Comparing the fp L to the original fp, you’ll see the few changes between the models and how they look on paper. The interesting thing about comparing the two cameras, though, is that most of the differences are just an “on paper” matter, since they share the same body design and user interface. On the other hand, this comparison goes to show how just a few changes to a camera’s spec list can truly shake up how one interprets a camera.

fp L

fp

61MP BSI CMOS
36 x 24mm; Bayer Array

Sensor

24.6MP BSI CMOS
35.9 x 23.9mm; Bayer Array

UHD 4K up to 30p
FHD 1080 up to 120p
CinemaDNG 8-bit recording

Video (Internal)

UHD 4K up to 30p
FHD 1080 up to 120p
CinemaDNG 8-bit recording

DCI 4K at 24p
Raw 12-bit recording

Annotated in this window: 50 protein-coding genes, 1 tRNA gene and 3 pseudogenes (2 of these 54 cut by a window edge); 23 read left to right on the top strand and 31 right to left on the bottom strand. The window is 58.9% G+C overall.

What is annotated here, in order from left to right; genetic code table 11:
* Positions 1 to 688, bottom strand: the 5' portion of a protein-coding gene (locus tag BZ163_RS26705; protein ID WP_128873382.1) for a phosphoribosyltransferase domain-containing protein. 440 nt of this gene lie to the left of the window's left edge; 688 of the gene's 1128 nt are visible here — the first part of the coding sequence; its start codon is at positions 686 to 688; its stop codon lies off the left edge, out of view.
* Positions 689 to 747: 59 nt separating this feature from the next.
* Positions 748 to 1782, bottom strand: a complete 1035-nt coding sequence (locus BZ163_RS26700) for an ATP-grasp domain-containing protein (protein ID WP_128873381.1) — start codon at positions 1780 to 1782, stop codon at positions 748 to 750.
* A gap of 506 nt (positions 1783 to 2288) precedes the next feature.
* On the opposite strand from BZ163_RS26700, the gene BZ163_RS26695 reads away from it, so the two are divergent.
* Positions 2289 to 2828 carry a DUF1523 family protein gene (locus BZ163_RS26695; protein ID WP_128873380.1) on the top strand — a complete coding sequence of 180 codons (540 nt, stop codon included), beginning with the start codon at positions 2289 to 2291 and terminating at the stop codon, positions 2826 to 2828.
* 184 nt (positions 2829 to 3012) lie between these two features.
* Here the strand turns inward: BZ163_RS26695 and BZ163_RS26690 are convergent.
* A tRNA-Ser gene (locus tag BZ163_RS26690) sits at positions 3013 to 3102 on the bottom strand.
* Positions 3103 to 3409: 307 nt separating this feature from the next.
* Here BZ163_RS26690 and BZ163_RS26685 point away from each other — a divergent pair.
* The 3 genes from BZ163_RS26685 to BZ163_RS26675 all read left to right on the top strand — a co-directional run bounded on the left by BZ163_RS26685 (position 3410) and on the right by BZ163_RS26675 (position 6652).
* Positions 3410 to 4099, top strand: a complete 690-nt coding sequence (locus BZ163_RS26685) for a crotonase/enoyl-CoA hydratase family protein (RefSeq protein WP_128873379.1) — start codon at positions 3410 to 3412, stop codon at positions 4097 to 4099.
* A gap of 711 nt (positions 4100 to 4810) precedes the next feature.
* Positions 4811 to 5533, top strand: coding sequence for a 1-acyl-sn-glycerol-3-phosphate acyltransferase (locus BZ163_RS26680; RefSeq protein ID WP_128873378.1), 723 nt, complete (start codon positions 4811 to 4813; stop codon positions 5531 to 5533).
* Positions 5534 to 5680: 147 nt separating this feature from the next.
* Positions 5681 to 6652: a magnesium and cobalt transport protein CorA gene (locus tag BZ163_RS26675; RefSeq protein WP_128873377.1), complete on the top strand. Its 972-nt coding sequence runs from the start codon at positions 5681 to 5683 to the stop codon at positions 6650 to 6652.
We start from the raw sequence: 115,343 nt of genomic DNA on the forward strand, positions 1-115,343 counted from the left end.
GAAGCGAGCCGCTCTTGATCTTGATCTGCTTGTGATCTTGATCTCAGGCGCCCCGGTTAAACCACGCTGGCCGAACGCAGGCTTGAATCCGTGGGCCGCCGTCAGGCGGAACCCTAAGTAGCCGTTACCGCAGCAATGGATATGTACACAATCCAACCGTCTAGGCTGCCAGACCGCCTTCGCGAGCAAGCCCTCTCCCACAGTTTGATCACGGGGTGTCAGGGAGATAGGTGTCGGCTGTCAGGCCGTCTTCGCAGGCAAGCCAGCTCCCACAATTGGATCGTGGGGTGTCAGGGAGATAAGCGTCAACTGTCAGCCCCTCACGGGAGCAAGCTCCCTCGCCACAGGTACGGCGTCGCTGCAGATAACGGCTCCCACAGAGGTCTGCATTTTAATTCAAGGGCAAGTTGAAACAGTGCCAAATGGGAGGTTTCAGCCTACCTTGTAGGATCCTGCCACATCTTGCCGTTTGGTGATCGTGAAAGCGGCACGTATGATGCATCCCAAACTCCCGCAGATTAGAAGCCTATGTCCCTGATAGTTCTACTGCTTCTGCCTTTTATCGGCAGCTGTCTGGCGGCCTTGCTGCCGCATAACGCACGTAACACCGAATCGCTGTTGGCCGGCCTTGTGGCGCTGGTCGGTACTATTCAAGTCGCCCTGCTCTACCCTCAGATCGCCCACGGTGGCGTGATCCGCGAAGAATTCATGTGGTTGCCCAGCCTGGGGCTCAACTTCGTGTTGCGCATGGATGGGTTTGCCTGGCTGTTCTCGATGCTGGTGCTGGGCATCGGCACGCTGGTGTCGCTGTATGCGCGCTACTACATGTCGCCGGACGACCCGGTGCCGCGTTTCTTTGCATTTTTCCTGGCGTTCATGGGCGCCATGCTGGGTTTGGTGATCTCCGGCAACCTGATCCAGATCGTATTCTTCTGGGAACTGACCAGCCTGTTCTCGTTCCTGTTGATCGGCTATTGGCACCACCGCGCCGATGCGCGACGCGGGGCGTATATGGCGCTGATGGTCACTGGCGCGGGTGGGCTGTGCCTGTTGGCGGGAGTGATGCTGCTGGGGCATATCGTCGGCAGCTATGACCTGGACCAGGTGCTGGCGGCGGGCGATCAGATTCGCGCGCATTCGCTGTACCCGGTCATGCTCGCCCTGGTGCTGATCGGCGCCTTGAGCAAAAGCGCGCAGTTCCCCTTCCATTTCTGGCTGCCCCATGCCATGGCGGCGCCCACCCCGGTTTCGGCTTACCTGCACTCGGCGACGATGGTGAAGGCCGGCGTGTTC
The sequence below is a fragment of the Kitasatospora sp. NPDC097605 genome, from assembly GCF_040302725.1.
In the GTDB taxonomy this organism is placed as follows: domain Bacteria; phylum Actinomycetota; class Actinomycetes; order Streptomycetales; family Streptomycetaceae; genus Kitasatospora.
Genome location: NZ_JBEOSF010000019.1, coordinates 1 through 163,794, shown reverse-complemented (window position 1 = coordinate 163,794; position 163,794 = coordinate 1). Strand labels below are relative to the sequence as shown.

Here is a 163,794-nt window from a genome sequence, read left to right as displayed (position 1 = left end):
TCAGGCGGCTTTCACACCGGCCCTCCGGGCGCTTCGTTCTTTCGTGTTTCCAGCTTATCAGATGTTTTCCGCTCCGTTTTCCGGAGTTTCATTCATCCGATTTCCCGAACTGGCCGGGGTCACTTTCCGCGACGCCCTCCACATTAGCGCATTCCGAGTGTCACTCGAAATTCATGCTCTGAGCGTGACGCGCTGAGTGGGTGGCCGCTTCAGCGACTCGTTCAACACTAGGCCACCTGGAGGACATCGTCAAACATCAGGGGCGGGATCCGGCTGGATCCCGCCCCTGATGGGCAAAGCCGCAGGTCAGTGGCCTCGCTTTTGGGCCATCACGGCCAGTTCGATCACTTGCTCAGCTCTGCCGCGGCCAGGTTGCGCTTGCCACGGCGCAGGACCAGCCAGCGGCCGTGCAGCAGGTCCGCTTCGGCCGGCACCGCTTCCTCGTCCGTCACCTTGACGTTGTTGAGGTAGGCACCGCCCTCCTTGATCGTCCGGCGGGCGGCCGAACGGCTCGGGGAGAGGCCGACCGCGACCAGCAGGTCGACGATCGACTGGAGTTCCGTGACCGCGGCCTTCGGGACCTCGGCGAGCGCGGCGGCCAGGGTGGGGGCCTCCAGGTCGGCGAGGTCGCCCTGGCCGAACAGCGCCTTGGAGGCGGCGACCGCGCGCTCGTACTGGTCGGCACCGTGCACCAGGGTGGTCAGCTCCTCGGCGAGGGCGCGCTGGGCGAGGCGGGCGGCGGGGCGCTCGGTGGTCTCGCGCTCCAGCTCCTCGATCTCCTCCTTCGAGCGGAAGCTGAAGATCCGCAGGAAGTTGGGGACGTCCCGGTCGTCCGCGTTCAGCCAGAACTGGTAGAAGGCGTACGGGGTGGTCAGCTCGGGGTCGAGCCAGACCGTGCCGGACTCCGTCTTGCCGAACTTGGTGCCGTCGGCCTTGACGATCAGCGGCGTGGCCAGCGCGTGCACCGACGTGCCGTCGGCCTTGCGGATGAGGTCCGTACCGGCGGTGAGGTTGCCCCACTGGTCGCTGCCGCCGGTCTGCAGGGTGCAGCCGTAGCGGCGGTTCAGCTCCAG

Video (External)

DCI 4K at 24p
Raw 12-bit recording

Phase-detection and contrast-detection

Autofocus

Contrast-detection only

ISO 100-25600
Expandable ISO 6-102400

Base ISO—Stills: ISO 100/400
Base ISO—CinemaDNG 12-bit and raw output: ISO 100/1250
Base ISO—MOV/CinemaDNG 10-bit, 8-bit: ISO 100/250

ISO Sensitivity

ISO 100-25600
Expandable ISO 6-102400

Base ISO—Stills: ISO 100/640
Base ISO—CinemaDNG 12-bit and raw output: ISO 100/3200
Base ISO—MOV/CinemaDNG 10-bit, 8-bit: ISO 100/640

Electronic shutter
1/8000 sec to 30 sec
Bulb up to 300 sec
Flash sync up to 1/15 sec

Shutter Speed

Electronic shutter
1/8000 sec to 30 sec
Bulb up to 300 sec
Flash sync up to 1/30 sec

Up to 10 fps

Continuous Shooting

Up to 18 fps

Compatible with EVF-11

EVF

Compatible with EVF-11 via future firmware update